Tudor expert Ross Povey wrote a story about the genesis of the Black Bay 54 which you can read about here. Throughout its evolution, we’re now rewarded with its diameter of 37mm (and shared the exact same size as the 7922, along with other features), which begs the question: Are small dive watches the next big thing?

The bezel itself has also been subtly reworked from a serrated edge to a more refined coin edge that is faithful to the early Tudor Submariners. Appreciably, the watch’s depth rating is maintained at 200m even though the 7922 was water resistant to just 100 meters.

Within it is the in-house COSC-certified caliber MT5400, which represents one of the most advanced movements in its price range.

Best Reinvention: TAG Heuer Carrera Chronograph “Glassbox”

Before we talk about why this year’s TAG Heuer Carrera Glassbox is the worthy winner of our Best Reinvention prize, we need to discuss the original watch it’s reinventing.

In 1963, Heuer unleashed the Carrera into the world. In the years then, the watch has become one of the great sports chronographs, built on the basis of legibility and performance.

Over time, the Carrera has become seamlessly integrated into the world of motorsports, worn by legendary racers and with a back catalogue full of cult classic references. The fact that the Carrera is such a staple in TAG Heuer’s collection makes the fact that the brand has taken its 60th anniversary to reinvent it so dramatically is truly something to applaud.

The New Carrera Glassbox, as it’s being called, has captured the heart of the Carrera — the clean lines, peerless legibility — and amplified them. The core collection model debuted in a fan-pleasing 39mm case, and the combination of highly domed ‘Glassbox’ sapphire crystal, with minimal bezel and edge-to-edge flow, offers a truly unimpeded view of the dial, with a chronograph scale on the outer flange that’s still exceptionally easy to read.

The watch is powered by the TH20-00, an evolution of the Heuer 02, and the most impressive commercial-scale automatic chronograph TAG Heuer has ever made. It looks good and works well. Combine that with the brand’s bravura attitude to sensitively reimagining the classic chronograph, and you have an achievement worth celebrating.

Best Men’s Watch: Chopard L.U.C 1860 Lucent Steel

Perfection doesn’t happen often. But somehow in 1997, the cosmic forces were in alignment when Karl-Friedrich Scheufele created the simply sublime Chopard 1860 to represent his first watch with an in-house movement.

And what a movement it was — a micro-rotor driven, bidirectional winding caliber, which was both COSC certified as a chronometer and the recipient of the Geneva Seal for its level of finishing. But the watch it was cased in was a masterpiece of restrained, harmonious Zen-like minimalistic design with just a soupçon of Latin exuberance expressed by its Metalem manufactured guilloché â main dial.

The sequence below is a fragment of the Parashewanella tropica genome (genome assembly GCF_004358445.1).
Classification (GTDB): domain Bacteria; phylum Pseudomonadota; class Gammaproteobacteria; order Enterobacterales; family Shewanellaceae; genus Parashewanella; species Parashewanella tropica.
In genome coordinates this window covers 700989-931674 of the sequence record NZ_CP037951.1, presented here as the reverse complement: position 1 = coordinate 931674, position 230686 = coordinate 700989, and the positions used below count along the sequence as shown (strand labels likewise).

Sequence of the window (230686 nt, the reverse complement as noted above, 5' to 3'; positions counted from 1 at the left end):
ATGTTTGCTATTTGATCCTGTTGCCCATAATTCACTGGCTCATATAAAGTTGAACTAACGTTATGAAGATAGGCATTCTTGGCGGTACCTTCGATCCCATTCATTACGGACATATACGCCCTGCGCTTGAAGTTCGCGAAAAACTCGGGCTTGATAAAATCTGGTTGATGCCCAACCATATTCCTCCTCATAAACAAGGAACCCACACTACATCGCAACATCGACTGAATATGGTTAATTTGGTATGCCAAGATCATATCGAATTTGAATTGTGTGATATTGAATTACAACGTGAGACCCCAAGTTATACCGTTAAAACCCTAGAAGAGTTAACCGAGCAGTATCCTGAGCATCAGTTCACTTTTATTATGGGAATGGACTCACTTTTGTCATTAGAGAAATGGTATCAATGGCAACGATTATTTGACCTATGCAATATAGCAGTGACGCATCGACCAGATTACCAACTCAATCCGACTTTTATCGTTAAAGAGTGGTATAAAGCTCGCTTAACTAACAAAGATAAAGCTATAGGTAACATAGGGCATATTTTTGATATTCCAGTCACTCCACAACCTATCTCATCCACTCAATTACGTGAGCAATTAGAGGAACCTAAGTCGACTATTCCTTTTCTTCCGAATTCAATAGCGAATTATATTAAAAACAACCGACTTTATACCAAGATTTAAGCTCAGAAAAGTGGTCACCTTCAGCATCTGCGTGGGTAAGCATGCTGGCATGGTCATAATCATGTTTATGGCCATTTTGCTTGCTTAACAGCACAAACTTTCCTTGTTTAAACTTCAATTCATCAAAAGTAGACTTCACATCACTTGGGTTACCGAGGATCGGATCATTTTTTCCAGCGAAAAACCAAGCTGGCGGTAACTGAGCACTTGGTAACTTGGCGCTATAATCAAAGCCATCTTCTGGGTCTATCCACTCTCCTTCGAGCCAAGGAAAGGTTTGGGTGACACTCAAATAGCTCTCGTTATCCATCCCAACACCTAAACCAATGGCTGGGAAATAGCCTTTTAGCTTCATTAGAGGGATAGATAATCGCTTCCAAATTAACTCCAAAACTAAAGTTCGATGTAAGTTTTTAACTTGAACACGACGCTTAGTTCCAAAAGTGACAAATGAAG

Amusingly, at 36.5mm in diameter, the watch now resonates with modern buyers more than ever as the younger generation has become enamored with classic sized timepieces, a by-product of their fascination with all things vintage. Accordingly, the Chopard 1860 feels more relevant today than ever.

Add to that the fact that this is the very first 1860 made in steel, and you’ve got something very special if you are lucky enough to strap one of these watches to your wrist. The material of the case is Lucent steel, which is 80 percent recycled and is a symbol of Chopard’s commitment to being a leader in ethics in the luxury world. This is a watch that is not only one of the most beautiful to behold, but also one that makes you feel better when you wear it.

Best Women’s Watch: Richard Mille RM 07-04 Automatic Sport

There aren’t many creators of technical watches that have managed to forge as strong a connection with the feminine audience as Richard Mille has. Indeed, in the vast realm of women’s watches, a staggering majority stays close to the conventional definition of femininity, featuring dainty cases with smooth soft curves, flowery accents, fashionable colors, the occasional métiers d’art touches, and of course diamonds all around.

Admittedly this is already a big improvement from the early 2000s when all brands did was to reinterpret an existing design in a smaller case, quartz movement, mother-of-pearl dial and diamond bezel. Oh and don’t forget a pink strap.

But beyond all of that, what Richard Mille has done in the women’s watch category is something else altogether and the RM 07-04 Automatic Sport is proof positive that the manufacture’s nonconformist approach to watchmaking applies to all its watches.